Subject: I have found a CD that I think you would enjoy
Genres: Alternative Rock, World Music, Pop, Rock
Japanese edition of the hit Australian alternative rock group's 1999 outing with 'Anthem For The Year 2000' (Original Version) added as a bonus track. 13 tracks total, also featuring the singles 'Anthem For The Year 2000' ... more »
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Japanese edition of the hit Australian alternative rock group's 1999 outing with 'Anthem For The Year 2000' (Original Version) added as a bonus track. 13 tracks total, also featuring the singles 'Anthem For The Year 2000' & 'Ana's Song (Open Fire)'.
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Aaron Levesque | Connecticut | 12/10/2008
(5 out of 5 stars)
"The classic hypothetical scenario: If you had to pick any album to bring with you on a desert island, which one would you pick?
My choice is easily Neon Ballroom.
This album first introduced me to Silverchair, and it blew me away. It is a diverse selection of songs, containing highly orchestrated ballads, beautifully soothing heartfelt vocals, stunning music, and a couple head-banging tunes to boot.
The album opens with the aural masterpiece, "Emotion Sickness," a musically complex 6-minute song that separates Silverchair from the many blase, mainstream genres that are popular.
The emotionally hard-hitting "Ana's Song (Open Fire)" and the grungier "Anthem for the Year 2000" both made it onto Carson Daly's Total Request Live, giving the band more popularity in the US. These songs deserve the recognition.
Another noteworthy song is "Paint Pastel Princess," a more atmospheric and soothing song, which may be my favourite song by the band.
"Black Tangled Heart," "Miss You Love," and "Do You Feel The Same" are some more songs that stand out, but the album in its entirety is awe-inspiring.
Despite the fact frontman Daniel Johns confessed that when he wrote the music for 'Neon Ballroom' and their equally amazing follow up, 'Diorama,' he "hated music," I find these two albums to be Silverchair's most impressive, innovative, and enjoyable.
So, have an open mind and open ears and give this Aussie trio a listen."
How A Teenage Grunge Band Matures 101
H. Jin | Melbourne, Australia | 09/25/2009
(4 out of 5 stars)
"Building on some of the experiments of 'Freak Show' (such as 'Cemetery' and 'Petrol and Chlorine'), silverchair's third album finds them adopting a more mature and textured sound. While their ambitions would not be fully realsied until 'Diorama', 'Neon Ballroom' is certainly a step in the right direction. The direct attack of their previous albums has been toned down in favour of a more reflective approach, and Daniel Johns reveals himself to be a surprisingly talented songwriter, and even more surprisingly a good singer.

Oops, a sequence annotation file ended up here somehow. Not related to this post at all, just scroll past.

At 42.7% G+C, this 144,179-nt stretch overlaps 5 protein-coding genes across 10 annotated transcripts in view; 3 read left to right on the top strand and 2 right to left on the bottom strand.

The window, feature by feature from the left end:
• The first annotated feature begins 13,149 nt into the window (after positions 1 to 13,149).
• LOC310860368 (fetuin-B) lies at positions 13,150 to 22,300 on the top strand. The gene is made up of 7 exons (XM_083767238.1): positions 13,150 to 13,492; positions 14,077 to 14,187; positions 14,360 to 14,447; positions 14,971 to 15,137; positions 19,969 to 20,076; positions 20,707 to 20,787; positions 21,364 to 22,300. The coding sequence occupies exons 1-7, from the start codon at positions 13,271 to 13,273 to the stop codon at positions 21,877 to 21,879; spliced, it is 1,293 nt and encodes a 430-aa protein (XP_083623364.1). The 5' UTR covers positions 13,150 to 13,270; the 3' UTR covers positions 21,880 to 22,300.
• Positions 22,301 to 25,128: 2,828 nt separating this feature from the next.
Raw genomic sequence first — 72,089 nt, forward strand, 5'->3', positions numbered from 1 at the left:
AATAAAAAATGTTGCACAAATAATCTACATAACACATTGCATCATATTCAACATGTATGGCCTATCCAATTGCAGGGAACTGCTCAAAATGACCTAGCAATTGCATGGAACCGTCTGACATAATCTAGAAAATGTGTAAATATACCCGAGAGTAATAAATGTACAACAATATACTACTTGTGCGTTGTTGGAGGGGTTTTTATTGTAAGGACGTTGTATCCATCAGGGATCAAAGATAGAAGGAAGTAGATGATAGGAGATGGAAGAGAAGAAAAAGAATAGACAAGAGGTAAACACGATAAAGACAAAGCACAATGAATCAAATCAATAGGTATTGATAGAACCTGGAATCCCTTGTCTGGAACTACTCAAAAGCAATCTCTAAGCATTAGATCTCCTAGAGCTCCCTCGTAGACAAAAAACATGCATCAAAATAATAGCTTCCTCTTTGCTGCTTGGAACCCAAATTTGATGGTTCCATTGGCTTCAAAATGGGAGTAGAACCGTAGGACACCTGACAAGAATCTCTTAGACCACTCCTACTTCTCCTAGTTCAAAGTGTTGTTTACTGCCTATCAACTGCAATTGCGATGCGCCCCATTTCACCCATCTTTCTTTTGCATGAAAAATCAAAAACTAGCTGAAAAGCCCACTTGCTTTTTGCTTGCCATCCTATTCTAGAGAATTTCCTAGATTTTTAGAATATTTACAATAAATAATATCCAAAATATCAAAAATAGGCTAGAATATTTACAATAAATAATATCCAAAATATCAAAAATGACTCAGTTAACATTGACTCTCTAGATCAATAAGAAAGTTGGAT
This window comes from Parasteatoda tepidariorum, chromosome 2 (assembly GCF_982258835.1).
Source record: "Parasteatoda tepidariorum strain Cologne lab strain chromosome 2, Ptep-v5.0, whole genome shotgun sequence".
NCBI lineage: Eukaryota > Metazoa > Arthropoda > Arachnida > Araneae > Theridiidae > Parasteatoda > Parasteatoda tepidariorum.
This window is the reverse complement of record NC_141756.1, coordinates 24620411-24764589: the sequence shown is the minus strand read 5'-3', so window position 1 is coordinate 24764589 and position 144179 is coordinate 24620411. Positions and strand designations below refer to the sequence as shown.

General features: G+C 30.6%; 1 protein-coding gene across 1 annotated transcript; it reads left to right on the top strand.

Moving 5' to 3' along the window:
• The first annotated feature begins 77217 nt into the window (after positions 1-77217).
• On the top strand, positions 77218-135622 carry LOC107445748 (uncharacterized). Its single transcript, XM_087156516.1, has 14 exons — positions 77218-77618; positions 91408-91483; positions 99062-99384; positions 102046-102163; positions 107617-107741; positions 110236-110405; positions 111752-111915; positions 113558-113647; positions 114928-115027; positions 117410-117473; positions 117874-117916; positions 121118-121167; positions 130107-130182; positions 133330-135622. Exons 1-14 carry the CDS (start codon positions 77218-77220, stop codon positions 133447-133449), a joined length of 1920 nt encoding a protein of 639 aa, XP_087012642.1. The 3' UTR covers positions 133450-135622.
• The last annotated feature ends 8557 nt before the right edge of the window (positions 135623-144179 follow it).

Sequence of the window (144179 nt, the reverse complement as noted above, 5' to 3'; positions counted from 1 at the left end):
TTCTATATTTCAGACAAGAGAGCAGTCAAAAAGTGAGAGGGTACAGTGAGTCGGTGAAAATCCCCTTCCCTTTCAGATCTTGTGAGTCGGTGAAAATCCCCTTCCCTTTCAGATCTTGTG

The heavy, grungy rock of their first two albums is only apparent on three tracks 'Anthem For The Year 2000', 'Spawn' and 'Satin Sheets'. Elsewhere, the band try many new things. 'Emotion Sickness' is an awesome opener, driven by an intense string section and the nervous, jittery piano of David Helfgott. 'Miss You Love' and the closer 'Steam Will Rise' are genuine ballads. Other tracks such as 'Ana's Song' and 'Paint Pastel Princess' combine softer, string-driven elements with heavier rock sections. The instrumentation and production are greatly expanded, with keyboards, piano, strings, and even a harp employed on different songs.
At the same time, it's clear that this is still the work of a grunge band. The usual themes of depression, isolation and uncertainty are spread very thickly. Daniel Johns was battling anorexia among other things, and reportedly lived as a virtual recluse while writing these songs. The result is a very downbeat and somber album, which can be a difficult listen at times. The full expansion of their lyrics beyond these themes, and incorporation of melody, would have to wait for another few years.
Die-hard fans of the band's heavier sound might be a little disappointed, but the more mature sound here is a welcome development. 'Neon Ballroom' doesn't quite have the scope or ambition of the boundary-pushing 'Diorama' and 'Young Modern', but it certainly makes movements in that direction, making the album a key transition between early and late career silverchair."